The new MiniM & TEO from Cinemartin combine a state-of-the-art monitoring display, a cinema quality recorder, live streaming capabilities and an accomplished onboard computer into a portable—and relatively affordable—device. Through exciting new releases, recent firmware updates, and price drops, Atomos and Convergent Design have established themselves as the dominant players in the external recorder/monitor market. However, Spanish manufacturer Cinemartin just announced products that, for a reasonable jump in price, could bring you a whole bunch of extra features in a similar form factor. Note: these are prototype photos only A First look at the New Products from Cinemartin The MiniM and TEO lay claim to being the world’s first UHD and QHD 5.6” HDMI monitors, respectively. For more demanding users, the TEO’s big brother, the NEXT, features 6G-SDI ins and outs. The OLED displays on the devices offer an angle of view of over 170 degrees at 550 NIT which, although barely a third of the 1500 NIT from the recently announced Atomos Flame range, it is still 150 NIT more than the original Atomos Shogun. The displays also support LUTs and feature assist tools, such as vectorscope and waveform. Regarding storage, the models do things a little differently than the competition—thanks to internal 250GB and 500GB SSDs for the base models, configurable with up to 2TB. Supported recording formats include H.264, HEVC H.265, ProRes in 8-Bit or 10-Bit, at 4:2:0 and 4:2:2, or 4:4:4 in 4K. They can also record AVI uncompressed in 4:4:4 10-Bit 4K in DPX at around 1.2GB/s. Cinemartin claims read/write speeds of up to around 5.6GB/s, due to the combination of the SSD with the internal RAM buffer. Which brings us to the next point, the one that sets the MiniM and TEO apart from the rest. These “monitors” can function as true, portable computers, sporting the latest Skylake processors from Intel, and 16GB of RAM, expandable to 32GB. Four USB 3.0 ports allow you to circumvent the issue of internal storage by backing up externally, but you can also plug in a keyboard and edit the footage directly in your NLE of choice because—oh, that’s right!—the devices run Windows 10 Pro 64 Bit. Apple’s OS X is also supported “via tonymacx86 guides” which, for the uninitiated, translates as going down the Hackintosh route. The MiniM and TEO also provide Live Broadcast functionality via WiFi, or through a mobile network via a USB SIM adapter. The battery plates (sold separately) can adapt Canon or Sony batteries, claiming a battery life of around 3 hours. DC power and external power supplies like DTAP are also supported. At 14x10x5cm, the units are a bit larger than the average monitor/recorder form factor. They do, however, offer the flexibility of a PC, with a configurable display, storage, RAM and processor, all for a starting price of under $2,000. A solution like this could be ideal to expand the usability of even the most modest of cameras, with an array of features for shooters of all pedigrees, ranging from narrative filmmaking to news broadcast. Preordering for the TEO QHD is available from Cinemartin with an estimated shipping date in June 2016, while the UHD version is up for funding on Indiegogo with shipping taking place later in the year. Would a device like this find a place in your workflow? Post your comments below!Read more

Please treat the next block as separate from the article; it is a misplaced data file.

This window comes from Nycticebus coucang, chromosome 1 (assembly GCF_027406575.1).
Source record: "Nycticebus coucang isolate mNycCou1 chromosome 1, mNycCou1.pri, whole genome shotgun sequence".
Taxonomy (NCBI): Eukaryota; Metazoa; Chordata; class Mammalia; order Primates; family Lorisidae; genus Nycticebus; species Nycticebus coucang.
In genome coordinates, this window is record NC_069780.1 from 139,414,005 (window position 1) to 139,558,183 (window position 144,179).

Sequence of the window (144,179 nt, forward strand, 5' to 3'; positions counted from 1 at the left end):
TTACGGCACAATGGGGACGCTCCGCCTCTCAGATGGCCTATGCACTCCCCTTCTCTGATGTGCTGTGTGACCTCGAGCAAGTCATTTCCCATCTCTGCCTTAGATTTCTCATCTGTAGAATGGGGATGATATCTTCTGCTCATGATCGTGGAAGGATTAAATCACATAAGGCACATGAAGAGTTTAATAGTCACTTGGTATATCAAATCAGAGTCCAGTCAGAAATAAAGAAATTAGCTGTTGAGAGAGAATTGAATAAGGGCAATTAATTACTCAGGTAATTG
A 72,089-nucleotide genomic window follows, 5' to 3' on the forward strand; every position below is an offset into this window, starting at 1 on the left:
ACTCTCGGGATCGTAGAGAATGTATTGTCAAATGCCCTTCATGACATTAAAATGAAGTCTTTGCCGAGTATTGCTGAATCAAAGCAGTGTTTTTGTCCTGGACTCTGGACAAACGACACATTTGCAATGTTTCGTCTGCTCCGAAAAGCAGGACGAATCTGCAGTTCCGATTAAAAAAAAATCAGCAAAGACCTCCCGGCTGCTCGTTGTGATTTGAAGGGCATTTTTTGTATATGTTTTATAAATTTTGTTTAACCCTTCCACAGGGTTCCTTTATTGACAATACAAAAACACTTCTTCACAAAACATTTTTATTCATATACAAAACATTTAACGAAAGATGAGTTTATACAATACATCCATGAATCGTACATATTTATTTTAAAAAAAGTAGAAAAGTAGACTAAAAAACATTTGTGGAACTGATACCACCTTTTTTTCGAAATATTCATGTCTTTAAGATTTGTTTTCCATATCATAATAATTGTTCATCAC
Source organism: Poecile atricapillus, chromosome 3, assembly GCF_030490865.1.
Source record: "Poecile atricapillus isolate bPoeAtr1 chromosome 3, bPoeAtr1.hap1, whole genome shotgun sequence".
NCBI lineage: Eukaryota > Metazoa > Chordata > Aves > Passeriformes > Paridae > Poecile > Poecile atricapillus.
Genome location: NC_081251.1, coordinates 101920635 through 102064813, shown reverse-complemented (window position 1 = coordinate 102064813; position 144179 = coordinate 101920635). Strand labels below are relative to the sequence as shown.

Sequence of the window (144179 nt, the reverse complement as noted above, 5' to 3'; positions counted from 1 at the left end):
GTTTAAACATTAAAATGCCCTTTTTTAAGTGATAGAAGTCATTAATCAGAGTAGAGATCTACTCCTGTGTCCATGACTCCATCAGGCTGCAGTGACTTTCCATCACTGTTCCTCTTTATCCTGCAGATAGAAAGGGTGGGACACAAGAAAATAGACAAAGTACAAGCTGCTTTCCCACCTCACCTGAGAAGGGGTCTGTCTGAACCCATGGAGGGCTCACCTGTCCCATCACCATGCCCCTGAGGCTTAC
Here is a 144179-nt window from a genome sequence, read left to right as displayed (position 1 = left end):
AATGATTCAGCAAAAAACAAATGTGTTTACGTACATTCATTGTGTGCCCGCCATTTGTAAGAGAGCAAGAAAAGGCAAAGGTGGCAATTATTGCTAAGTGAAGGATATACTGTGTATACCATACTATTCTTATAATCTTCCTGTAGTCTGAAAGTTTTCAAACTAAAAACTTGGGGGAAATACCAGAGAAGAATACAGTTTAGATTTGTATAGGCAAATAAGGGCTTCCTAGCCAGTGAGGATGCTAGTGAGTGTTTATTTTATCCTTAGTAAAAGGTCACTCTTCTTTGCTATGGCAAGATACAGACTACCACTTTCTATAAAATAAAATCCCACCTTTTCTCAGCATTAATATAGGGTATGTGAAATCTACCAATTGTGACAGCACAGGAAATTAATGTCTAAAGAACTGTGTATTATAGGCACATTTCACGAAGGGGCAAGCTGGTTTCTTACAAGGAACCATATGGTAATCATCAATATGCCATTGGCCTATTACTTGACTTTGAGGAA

Atomos has announced a price drop on both of their 4K field recorders. The Atomos Shogun 4K and Ninja Assassin 4K HDMI are both getting up to $500 taken from their usual retail price—bringing their package costs down to $1495 and $995 respectively. Atomos has become the place to go for affordable field recorders/monitors. The Atomos Shogun package sees a price drop of $500 to $1495. The 4K recorder offers a host of features, including 3D LUT support, HDMI/SDI conversion, as well as a wide variety of exposure & focus aids. The Ninja Assassin popped up the tail end of last year, offering the same 7″ screen, 4K recording and focus & exposure aids but bypassed SDI, genlock, raw and balanced XLR by presenting a 35% cheaper overall package. You can now grab the lightweight 4K recorder for $995, a $300 drop in price. From Atomos CEO Jeromy Young: “We are very proud to offer such cutting edge technology at truly amazing price points. 4K for under $1K will continue to speed up 4K adoption globally…Don’t forget, these are the most affordable 7” Full HD monitors on the planet, ignoring the 4K/HD recording, playback, and editing capability we give you for free”. Atomos has faced some competition as of late, with both Blackmagic and Video Devices chiming in with their own field recorder/monitors. Each product has its perks; Atomos producing a lovely balance between a stellar field monitor as well as a 4K recorder. Check out our comparison of the Atomos Shogun 4K and the Video Devices PIX-E5 here. We will also see a promotion for February on the Atomos Ninja Star. Customers will receive a free 64G CFast card when purchasing the screen-less ProRes recorder. The Atomos Ninja Star package sits at $295, benefitting from $184 added value with this deal. Atomos are also lowering the price of their popular HD Converters, Connect and Connect-AC to $195 USD.Read more